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The Religious Affiliation of
Richard Dobbs Spaight, Sr.
a Signer of the U.S. Constitution
Richard Dobbs Spaight, Sr. is regarded as one of the Founding Fathers of the United States of America. He was one of the signers of the Constitution of the United States of America. He was a delegate from North Carolina.
Richard Dobbs Spaight, Sr. was an Episcopalian.
He was identified as an Episcopalian by: North Carolina State Library; the Library of Congress and A Worthy Company: Brief Lives of the Framers of the United States Constitution by M. E. Bradford. (Source: Ian Dorion, "Table of the Religious Affiliations of American Founders", 1997).
From: Robert G. Ferris (editor), Signers of the Constitution: Historic Places Commemorating the Signing of the Constitution, published by the United States Department of the Interior, National Park Service: Washington, D.C. (revised edition 1976), pages 212-213:
During a short career that ended in a tragic duel, Spaight, an aristocratic planter who was one of the youngest signers [of the U.S. Contitution], held many major political posts: legislator and Governor of North Carolina, Member of the Continental Congress, and U.S. Representative. He was the first native-born Governor of his State.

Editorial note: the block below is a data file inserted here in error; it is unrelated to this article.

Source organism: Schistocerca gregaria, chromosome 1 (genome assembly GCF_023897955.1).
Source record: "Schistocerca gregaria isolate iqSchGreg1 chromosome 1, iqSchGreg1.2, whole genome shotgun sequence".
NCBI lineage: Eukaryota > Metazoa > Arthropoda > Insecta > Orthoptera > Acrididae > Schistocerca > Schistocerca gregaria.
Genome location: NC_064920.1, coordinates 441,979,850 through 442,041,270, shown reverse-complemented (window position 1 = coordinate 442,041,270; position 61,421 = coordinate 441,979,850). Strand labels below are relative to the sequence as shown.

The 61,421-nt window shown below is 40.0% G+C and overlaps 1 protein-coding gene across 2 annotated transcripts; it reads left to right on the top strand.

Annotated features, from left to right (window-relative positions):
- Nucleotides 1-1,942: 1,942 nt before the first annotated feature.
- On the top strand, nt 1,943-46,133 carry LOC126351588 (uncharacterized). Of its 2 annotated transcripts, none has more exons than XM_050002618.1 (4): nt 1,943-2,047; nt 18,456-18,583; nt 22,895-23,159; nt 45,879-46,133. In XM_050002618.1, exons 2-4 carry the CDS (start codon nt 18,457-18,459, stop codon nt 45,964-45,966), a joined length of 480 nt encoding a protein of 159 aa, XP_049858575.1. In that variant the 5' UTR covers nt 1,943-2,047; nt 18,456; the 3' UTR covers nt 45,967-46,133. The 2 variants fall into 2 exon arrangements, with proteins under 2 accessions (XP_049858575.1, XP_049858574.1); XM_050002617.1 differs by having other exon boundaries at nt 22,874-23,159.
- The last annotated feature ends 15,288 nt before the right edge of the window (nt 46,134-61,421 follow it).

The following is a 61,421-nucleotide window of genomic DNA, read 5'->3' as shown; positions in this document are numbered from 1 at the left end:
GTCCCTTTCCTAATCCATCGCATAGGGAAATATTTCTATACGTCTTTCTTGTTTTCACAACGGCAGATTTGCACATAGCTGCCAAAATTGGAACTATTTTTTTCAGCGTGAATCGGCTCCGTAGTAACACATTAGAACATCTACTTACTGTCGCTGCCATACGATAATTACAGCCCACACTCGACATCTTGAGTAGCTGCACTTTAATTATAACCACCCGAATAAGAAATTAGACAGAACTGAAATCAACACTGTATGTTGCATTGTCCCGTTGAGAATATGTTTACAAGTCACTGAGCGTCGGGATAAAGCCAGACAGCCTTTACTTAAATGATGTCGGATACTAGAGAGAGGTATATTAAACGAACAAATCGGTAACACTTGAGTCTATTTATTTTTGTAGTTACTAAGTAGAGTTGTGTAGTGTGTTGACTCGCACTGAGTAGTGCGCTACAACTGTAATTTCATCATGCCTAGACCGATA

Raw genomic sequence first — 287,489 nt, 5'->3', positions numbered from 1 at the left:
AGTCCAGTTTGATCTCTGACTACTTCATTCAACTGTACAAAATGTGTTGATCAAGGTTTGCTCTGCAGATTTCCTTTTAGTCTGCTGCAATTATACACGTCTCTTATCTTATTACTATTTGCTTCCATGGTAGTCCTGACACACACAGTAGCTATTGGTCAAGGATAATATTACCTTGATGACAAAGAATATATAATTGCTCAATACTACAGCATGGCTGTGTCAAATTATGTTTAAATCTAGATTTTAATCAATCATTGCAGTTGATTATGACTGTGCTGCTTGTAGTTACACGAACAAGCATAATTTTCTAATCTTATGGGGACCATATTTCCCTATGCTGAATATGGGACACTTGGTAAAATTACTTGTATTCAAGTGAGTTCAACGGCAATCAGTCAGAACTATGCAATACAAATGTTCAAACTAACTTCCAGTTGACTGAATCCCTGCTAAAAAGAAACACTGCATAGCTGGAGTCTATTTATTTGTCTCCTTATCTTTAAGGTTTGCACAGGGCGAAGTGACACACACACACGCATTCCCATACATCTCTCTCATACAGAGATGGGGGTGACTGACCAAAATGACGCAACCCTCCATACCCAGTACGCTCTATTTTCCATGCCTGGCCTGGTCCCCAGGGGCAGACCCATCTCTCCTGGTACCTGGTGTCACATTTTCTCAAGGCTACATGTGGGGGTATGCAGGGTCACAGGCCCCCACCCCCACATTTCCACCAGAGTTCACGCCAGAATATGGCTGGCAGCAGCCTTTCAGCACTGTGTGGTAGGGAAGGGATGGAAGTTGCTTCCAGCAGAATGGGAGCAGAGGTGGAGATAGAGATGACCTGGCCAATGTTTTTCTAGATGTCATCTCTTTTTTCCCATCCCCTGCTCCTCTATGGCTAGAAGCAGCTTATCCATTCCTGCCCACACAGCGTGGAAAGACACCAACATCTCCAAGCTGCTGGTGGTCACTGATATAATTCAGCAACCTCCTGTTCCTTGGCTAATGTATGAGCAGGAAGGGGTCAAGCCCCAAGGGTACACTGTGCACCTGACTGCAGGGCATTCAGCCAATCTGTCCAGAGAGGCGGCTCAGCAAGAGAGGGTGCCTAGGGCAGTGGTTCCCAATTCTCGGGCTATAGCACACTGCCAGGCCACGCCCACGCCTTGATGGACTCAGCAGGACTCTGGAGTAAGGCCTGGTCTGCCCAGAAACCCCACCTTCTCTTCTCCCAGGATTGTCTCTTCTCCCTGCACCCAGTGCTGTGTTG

Of distinguished English-Irish parentage, Spaight was born at New Bern, N.C., in 1758... Only 44 years old in 1802, Spaight was struck down in a duel at New Bern with a political rival, Federalist John Stanly. So ended the promising career of one of the State's formost leaders. He was buried in the family sepulcher at Clermont estate, new New Bern.
Note that numerous sources and authoritative references have been consulted in order to ascertain the religious affiliation of the American Founding Fathers. Note that the excerpts and references mentioned on this page are not the only references used in order to identify this person's religious affiliation.
Portrait: from Robert G. Ferris (editor), Signers of the Constitution: Historic Places Commemorating the Signing of the Constitution, published by the United States Department of the Interior, National Park Service: Washington, D.C. (revised edition 1976).
Webpage created 19 November 2005. Last modified 20 November 2005.
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